The Power and Place of Ridicule

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4 Responses to The Power and Place of Ridicule

  1. kirinjirafa says:

    My first thought was that Elijah was pretty sarcastic with the prophets of Baal, and then I read the link and that was exactly what the article said… I suppose it’s okay to be frank about not taking something wicked seriously or treating evildoers with a certain dignity.

  2. Amy says:

    But then the questions come fast: Who decides what can be ridiculed? Someone else’s cultural practices? Someone else’s religious beliefs? What if it is true, but it offends them?

    • Seth says:

      That comment was me, logged in accidentally as a beautiful woman.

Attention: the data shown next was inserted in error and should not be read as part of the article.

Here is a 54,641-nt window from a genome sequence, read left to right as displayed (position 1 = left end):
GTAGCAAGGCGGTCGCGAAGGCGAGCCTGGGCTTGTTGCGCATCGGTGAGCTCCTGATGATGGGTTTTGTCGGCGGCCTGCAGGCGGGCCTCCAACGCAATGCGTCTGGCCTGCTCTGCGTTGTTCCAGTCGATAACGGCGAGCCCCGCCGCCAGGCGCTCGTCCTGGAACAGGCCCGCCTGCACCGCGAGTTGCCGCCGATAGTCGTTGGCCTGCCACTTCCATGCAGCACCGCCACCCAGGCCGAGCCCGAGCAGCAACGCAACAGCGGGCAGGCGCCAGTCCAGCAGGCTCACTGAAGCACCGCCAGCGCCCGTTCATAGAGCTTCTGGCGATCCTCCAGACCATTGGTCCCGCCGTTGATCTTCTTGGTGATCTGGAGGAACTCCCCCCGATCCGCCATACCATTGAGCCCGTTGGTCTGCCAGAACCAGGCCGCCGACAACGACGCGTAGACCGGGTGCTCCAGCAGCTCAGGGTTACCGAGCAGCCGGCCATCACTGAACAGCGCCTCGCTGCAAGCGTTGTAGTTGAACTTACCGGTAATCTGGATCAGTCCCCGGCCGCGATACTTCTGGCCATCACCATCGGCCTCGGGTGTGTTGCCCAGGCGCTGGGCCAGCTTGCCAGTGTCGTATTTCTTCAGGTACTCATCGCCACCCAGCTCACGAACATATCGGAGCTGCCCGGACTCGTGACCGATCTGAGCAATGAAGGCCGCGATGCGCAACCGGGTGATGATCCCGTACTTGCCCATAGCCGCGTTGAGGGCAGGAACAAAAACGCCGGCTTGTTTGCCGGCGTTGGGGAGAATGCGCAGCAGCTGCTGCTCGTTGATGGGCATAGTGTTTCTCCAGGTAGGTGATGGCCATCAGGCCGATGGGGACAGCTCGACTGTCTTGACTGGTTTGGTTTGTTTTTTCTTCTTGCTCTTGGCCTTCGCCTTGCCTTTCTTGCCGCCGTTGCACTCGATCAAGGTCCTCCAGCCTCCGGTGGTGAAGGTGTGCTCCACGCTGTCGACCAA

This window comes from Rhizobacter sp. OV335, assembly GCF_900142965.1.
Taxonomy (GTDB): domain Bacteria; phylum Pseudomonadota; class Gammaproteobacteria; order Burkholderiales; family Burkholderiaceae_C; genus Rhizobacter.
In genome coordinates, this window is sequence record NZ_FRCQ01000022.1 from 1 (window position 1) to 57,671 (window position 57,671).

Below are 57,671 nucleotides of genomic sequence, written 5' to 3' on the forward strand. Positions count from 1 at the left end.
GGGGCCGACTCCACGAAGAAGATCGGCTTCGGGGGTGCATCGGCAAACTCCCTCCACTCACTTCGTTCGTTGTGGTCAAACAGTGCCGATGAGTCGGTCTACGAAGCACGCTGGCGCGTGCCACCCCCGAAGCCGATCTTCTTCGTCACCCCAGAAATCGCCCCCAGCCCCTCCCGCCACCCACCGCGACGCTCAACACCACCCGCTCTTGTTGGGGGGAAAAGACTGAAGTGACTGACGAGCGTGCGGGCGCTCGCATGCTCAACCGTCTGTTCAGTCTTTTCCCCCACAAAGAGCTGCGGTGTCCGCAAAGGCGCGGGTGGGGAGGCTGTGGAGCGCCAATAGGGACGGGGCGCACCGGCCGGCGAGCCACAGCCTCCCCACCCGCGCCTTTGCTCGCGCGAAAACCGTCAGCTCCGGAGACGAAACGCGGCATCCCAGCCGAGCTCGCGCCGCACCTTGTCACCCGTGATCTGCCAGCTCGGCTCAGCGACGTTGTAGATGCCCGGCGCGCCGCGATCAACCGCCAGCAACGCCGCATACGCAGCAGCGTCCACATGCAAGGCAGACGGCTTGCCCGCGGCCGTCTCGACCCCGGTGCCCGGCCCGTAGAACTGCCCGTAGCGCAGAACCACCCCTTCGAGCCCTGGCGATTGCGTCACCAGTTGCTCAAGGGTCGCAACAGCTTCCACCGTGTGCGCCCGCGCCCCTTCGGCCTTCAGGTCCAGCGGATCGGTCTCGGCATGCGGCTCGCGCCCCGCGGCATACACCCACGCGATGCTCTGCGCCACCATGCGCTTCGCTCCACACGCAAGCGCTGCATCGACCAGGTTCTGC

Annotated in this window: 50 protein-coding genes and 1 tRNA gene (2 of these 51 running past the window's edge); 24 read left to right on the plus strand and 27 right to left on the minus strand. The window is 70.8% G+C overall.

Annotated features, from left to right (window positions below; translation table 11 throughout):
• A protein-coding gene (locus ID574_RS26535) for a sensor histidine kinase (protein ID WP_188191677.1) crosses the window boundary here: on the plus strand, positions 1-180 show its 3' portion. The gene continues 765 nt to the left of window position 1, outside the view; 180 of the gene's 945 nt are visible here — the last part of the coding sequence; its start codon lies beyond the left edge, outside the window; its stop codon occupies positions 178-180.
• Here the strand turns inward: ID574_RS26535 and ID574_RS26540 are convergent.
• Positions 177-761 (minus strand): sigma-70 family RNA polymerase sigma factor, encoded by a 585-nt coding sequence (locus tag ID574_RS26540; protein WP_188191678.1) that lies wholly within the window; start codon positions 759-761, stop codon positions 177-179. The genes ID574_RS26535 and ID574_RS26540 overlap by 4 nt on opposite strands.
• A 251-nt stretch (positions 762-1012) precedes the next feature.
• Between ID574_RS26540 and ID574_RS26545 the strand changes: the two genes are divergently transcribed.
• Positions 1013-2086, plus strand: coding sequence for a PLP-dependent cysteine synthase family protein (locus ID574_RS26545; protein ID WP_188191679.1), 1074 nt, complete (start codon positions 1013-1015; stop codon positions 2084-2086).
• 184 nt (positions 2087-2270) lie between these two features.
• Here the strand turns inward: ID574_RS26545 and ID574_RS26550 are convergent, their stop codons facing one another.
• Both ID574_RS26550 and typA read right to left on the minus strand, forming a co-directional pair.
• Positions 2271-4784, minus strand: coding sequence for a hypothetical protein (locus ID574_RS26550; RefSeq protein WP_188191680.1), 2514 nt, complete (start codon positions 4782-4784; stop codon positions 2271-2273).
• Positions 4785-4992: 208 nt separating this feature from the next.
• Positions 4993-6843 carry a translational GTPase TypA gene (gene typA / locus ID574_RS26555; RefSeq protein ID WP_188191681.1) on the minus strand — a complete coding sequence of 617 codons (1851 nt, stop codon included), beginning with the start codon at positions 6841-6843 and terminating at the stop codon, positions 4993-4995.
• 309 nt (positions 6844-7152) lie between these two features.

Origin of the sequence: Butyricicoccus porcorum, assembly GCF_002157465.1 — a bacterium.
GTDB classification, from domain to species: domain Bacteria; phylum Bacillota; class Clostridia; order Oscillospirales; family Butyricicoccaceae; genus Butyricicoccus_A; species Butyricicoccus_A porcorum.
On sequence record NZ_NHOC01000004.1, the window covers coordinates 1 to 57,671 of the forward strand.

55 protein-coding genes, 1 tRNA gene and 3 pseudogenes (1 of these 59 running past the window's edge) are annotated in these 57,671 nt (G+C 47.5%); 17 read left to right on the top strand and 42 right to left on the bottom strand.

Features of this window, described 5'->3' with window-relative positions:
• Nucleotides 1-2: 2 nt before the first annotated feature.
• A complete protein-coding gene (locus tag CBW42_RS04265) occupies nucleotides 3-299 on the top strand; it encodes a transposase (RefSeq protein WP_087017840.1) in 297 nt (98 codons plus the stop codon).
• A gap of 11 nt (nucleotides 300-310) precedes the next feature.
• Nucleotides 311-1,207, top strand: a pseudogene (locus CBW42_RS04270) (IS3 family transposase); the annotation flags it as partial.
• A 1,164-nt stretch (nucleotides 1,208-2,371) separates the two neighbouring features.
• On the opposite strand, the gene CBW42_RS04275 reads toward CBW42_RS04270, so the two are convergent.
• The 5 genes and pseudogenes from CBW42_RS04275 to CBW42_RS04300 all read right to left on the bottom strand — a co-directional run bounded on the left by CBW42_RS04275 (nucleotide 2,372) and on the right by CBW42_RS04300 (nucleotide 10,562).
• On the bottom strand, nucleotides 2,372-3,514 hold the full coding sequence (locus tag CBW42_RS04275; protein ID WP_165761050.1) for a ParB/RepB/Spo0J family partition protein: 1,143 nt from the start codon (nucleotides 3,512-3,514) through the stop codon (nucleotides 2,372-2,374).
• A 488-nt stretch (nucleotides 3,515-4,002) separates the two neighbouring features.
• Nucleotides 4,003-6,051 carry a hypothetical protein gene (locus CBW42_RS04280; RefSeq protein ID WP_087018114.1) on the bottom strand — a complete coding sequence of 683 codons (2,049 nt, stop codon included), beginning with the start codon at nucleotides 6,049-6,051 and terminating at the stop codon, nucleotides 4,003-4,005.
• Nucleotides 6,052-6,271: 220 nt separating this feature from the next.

• kirinjirafa says:

        LOL! I suppose “whatsoever ye would that men should do you…” isn’t a bad rule of thumb to follow, right? “Who decides what can be ridiculed” is a very pertinent question, and as I think about it, I’m wondering if there’s anything in the Bible insinuating that Elijah was actually in the right to speak as he did. Reading that line brought to my mind the thought that I can’t imagine any circumstances in which I could ridicule a person in humility.

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